And so, as Christmas looms, I start to think of all the seasonal favourites I haven’t sung, or heard sung, and at this stage probably won’t for another year. Depending on how many I can find on YouTube, I thought I’d share some with you.
The Sans Day Carol is similar in content to “the Holly and the Ivy”, but finds a better balance of theological and botanical accuracy, and has a better tune anyway. “The Holly and the Ivy” teases us with its chorus – “the rising of the sun and the running of the deer …” and makes me want to shout, “WHAT ABOUT THEM??”

The Shepherd’s Pipe Carol: like the above, an annual favourite of my school carol service at which yours truly was a cherubic treble. This isn’t saying much, as in a boys’ school where the maximum age is 13 everyone is either a cherubic treble or has recently acquired a voice like a concrete mixer and isn’t singing anything.

Its carols like this that I like the most – taking an event of cosmic importance and bringing it down to a personal level. “Going through the hills on a night all starry, I heard this shepherd boy playing his pipes, see, and …” (lyrics paraphrased).

Actually it has just occurred to me from the last verse that this could be a cunning ruse by King Herod, having failed with the Wise Men:

“May I come with you, shepherd boy piping merrily,
Come with you to Bethlehem?
Pay my homage too at the new King’s cradle,
Is it far to Bethlehem?”

So I’ll move quickly on.

And now some old traditionals, though not necessarily done traditionally.

Joys Seven. Aren’t the little kids cute? This one wins the Tim Rice Award for Forced Rhymes:

“The next good joy that Mary had,
It was the joy of two;
To see her own Son Jesus Christ,
Making the lame to go(o) …”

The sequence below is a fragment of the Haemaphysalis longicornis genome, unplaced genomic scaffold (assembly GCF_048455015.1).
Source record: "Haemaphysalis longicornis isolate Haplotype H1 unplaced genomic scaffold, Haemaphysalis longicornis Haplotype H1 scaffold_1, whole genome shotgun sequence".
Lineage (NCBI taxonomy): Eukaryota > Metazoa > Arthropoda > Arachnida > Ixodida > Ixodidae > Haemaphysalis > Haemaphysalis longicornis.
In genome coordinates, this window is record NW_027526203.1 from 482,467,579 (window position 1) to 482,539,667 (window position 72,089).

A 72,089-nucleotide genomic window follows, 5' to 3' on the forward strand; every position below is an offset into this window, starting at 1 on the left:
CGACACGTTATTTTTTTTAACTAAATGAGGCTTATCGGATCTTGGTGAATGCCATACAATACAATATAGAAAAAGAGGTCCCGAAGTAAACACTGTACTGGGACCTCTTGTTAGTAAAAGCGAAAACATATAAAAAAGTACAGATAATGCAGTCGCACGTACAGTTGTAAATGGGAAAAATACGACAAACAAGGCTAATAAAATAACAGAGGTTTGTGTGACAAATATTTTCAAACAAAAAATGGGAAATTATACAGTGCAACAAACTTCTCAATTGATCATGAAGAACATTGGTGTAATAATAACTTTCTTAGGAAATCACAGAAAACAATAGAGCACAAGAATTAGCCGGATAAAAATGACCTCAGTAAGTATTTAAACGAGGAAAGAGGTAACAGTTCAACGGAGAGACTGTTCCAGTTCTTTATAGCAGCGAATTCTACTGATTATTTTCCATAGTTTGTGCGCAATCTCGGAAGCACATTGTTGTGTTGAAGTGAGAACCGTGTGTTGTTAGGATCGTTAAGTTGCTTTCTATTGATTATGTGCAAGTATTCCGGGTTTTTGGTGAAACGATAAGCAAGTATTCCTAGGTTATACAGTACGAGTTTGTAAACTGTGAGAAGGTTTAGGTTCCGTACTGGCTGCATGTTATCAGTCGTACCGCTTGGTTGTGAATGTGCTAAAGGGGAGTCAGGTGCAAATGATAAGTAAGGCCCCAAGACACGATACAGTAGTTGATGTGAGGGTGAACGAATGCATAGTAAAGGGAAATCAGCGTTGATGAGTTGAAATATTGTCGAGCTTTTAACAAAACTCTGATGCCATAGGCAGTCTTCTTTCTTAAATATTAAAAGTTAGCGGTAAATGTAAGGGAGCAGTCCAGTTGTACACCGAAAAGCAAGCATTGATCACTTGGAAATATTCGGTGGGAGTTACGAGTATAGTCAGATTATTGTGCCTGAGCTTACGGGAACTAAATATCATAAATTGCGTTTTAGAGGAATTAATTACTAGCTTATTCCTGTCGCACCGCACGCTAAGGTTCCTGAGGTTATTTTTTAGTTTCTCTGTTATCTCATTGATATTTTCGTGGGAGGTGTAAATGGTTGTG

Gaudete. Last year I linked to Steeleye Span so this year you get Angel Voices. Watch for the little blond kid who bobs his head with the music.

And of course Mike Oldfield’s version of “In dulci jubilo“. This was playing in Tesco the other day. I started whistling along to it, then realised someone else in the same aisle was doing likewise. Another few bars and we would have been in a TV ad, with everyday shoppers suddenly breaking into dance, so I forced myself to stop.

And finally, it is of course Rutting Season, i.e. the time you’re most likely to hear something by John Rutter (d’you see what I did there?).

The Candelight Carol comes back to the theme of bringing Christmas home.

“Shepherds and wisemen will kneel and adore him,
Seraphim round him their vigil will keep;
Nations proclaim him their Lord and their Saviour,
but Mary will hold him and sing him to sleep.”

And the Angel’s Carol. This is Christmas, encapsulated. No more need be said. Merry Christmas, everyone.

“Have you hear the sounds of the angel voices
ringing out so sweetly, ringing out so clear?
Have you seen the star shining out so brightly
as a sign from God that Christ the Lord is here?
Have you heard the news that they bring from heaven
to the humble shepherds who have waited long?
Gloria in excelsis Deo! Gloria in excelsis Deo!
Hear the angels sing their joyful song.

He is come in peace in the winter’s stillness,
like a snowfall in the gentle night.
He is come in joy, like the sun at morning,
filling all the world with radiance and with light.
He is come in love as the child of Mary.
In a simple stable we have seen his birth.
Gloria in excelsis Deo! Gloria in excelsis Deo!
Hear the angels singing ‘Peace on earth’.

He will bring new light to a world in darkness,
like a bright star shining in the skies above.
He will bring new hope to the waiting nations
When he comes to reign in purity and love.
Let the earth rejoice at the Saviour’s coming.
Let the heavens answer with the joyful morn:
Gloria in excelsis Deo! Gloria in excelsis Deo!
Hear the angels singing, ‘Christ is born’.”